For BRP, I'd go with CP2020, as all you really need is the core rulebook: there's enough background and scenario nuggets in there to get you started. All you need to do is advance the timeline twenty years or so (as 2020 is only 4 years away!).

Cyberpunk 2020 is probably the purest of the cyberpunk bunch. I played it a bit (Shadowrun too) You might also like to take a look at Cyberspace by I.C.E. which was a Rolemaster variant.

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IIRC, Gibson was very upset with the Shadowrun take.  He did not like adding in fantasy races and magic.  I think that is really the thing for most people.  Do you want to have Elves, Dwarves, Trolls, Native American tribes, Dragons, and spell casters?  If not, then CP2020 is that game you want. 

In general, I prefer CP2020 setting to Shadowrun.  CP2020, however, is a bit dated in terms of the setting given how old it is.  CP v3 was poorly received.  The world is likely a more plausible from 2016 as a starting point than CP2020 is, but it isn't one people find appealing.  It gets into nanotech and bioengineering.  Shadowrun has managed to keep the core setting essentially the same, but has updated it to try to keep it futuristic so that is a plus.

With CP2020, you get a pure version of 1980's Cyberpunk.  While outdated, I do find the setting more enjoyable.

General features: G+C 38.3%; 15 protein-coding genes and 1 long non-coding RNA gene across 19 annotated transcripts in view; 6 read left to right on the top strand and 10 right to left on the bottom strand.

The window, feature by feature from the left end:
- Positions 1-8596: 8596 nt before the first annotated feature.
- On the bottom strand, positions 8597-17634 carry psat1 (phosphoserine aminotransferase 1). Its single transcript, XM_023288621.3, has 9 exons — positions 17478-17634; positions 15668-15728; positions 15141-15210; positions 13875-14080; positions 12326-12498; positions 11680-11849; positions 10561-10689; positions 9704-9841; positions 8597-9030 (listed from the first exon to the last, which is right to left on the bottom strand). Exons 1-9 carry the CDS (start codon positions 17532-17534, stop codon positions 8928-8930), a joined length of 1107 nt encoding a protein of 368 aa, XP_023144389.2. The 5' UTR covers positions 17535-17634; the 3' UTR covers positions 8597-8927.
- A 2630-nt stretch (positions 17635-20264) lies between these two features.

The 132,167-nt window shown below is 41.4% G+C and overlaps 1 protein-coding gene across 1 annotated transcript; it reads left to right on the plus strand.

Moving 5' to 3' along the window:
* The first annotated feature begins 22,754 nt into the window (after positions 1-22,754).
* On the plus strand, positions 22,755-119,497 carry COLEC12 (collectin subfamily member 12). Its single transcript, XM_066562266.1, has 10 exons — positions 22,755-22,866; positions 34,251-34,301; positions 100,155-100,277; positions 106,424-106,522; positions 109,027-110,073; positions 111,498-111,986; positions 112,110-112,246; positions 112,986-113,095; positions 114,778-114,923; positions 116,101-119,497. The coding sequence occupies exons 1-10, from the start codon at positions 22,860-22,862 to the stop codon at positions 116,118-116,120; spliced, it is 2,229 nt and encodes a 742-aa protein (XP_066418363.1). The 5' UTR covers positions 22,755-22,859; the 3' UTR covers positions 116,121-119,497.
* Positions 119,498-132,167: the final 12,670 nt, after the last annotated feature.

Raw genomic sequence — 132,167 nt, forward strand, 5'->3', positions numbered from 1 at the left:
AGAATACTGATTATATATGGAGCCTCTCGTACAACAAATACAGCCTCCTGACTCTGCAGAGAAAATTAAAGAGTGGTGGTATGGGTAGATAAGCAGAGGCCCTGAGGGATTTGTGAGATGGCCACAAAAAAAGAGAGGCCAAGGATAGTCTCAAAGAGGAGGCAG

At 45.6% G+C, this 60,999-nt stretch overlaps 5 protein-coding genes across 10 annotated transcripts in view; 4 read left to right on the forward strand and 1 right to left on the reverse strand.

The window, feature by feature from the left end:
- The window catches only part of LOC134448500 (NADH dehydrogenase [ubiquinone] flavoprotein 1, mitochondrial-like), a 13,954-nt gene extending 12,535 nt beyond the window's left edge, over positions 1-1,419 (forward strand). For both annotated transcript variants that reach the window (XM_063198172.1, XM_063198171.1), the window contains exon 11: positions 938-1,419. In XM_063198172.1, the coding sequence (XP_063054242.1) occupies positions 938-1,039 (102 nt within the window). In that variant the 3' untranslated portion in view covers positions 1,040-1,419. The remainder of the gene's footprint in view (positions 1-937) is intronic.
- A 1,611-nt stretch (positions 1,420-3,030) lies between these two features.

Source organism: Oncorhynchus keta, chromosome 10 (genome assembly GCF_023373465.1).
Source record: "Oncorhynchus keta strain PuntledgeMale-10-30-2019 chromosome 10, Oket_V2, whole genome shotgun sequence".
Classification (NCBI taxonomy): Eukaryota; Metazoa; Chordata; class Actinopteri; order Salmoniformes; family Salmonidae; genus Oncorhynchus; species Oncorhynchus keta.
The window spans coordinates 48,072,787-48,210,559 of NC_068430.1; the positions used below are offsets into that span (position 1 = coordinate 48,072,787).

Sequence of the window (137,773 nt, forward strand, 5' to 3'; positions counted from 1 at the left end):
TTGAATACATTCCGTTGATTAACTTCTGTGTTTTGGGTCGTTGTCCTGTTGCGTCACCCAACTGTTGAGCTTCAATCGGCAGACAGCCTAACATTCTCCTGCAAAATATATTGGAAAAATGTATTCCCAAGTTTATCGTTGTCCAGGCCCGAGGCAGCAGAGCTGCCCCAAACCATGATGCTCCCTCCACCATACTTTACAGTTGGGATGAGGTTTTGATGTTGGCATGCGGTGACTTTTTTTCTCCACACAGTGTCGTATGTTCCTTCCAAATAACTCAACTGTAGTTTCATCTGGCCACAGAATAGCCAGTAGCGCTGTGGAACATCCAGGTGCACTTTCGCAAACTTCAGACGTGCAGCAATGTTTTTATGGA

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6 hours ago, steamcraft said:

IIRC, Gibson was very upset with the Shadowrun take.  He did not like adding in fantasy races and magic.  I think that is really the thing for most people.  Do you want to have Elves, Dwarves, Trolls, Native American tribes, Dragons, and spell casters?  If not, then CP2020 is that game you want. 

With CP2020, you get a pure version of 1980's Cyberpunk.  While outdated, I do find the setting more enjoyable. 

I did not know about this but I find it very amusing. Certainly Gibson is credited with the invention of cyberpunk, but he never claimed to own it. I'm surprised he is concerned about RPGs at all. Seems he hates elves the most.

From http://www.williamgibsonbooks.com/archive/2003_05_01_archive.asp by William Gibson May 2003

Quote

SHADOWRUN: GAG ME WITH A SPOON

No relationship. No permission. Nothing. Nary a word exchanged, ever. 

Except that the admixture of cyberspace and, spare me, *elves*, has always been more than I could bear to think about.

I've just been ignoring it for years, and hope to continue to.

and this one (1998), from I site I couldn't access:

Quote